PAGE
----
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that's one thing and this is something we heard on the land use and transportation committee for years but the issue of lighting, a lot of the storefron storefronts not only have they abandoned and unoccupied but don't have proper level of lighting. i wonder if there's a way we could look into having some of this fee be associated with or maybe a small percentage of it abated based on lighting if lighting were provided. if the storefront owner did provide lighting though the storefront was inactive and shown to be a significant amount maybe that could be abated those are my two comments otherwise it's important. first, i'd like to know the exact number of empty storefronts in my district and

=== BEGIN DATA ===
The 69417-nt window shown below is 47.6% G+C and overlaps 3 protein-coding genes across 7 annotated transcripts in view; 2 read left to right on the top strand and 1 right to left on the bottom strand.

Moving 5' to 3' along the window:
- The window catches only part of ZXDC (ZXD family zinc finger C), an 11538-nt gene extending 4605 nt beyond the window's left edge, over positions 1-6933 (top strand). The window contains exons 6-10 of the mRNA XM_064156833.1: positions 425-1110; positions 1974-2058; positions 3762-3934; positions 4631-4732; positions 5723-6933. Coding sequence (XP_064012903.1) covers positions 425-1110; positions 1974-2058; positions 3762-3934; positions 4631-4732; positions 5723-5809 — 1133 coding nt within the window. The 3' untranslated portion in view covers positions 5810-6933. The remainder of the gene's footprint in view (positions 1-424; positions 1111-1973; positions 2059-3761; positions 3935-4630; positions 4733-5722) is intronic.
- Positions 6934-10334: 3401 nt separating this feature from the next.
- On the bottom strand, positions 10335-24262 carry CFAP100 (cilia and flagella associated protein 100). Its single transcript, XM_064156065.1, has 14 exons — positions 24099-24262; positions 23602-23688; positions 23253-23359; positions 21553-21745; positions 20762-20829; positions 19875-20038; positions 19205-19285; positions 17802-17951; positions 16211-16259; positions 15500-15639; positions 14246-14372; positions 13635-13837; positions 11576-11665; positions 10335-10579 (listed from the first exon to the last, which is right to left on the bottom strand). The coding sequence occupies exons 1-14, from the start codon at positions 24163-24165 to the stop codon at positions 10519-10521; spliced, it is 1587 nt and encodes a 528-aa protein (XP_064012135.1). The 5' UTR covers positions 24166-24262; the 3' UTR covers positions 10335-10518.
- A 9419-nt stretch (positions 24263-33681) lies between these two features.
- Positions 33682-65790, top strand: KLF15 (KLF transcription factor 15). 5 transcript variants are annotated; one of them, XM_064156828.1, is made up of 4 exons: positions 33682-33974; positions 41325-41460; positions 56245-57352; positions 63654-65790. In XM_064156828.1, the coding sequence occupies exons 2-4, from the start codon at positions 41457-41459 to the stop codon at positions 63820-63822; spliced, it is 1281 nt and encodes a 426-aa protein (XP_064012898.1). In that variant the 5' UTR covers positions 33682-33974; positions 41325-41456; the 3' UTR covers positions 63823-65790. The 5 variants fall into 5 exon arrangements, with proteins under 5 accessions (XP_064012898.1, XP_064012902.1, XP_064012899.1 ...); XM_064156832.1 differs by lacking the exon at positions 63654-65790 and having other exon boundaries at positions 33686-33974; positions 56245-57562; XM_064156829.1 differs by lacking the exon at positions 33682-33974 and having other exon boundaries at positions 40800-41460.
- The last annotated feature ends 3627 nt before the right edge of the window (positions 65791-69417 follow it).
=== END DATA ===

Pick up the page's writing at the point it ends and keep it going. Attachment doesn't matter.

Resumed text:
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what steps have been taken and the fees would go into a fund. that would help the city. thank you, mr. chair. >> thank you, chair peskin and supervisor fewer for your leadership and one we're concerned about since we have 10 co-sponsors. i want to thank the folks that came in from my community in the tenderloin and district 6 to speak out on this. as you haireard this has consequences for the city of san francisco and parts of district 6 and tenderloin and market it has a close relationship to public safety. when we have blocks that have numerous vaccancies it can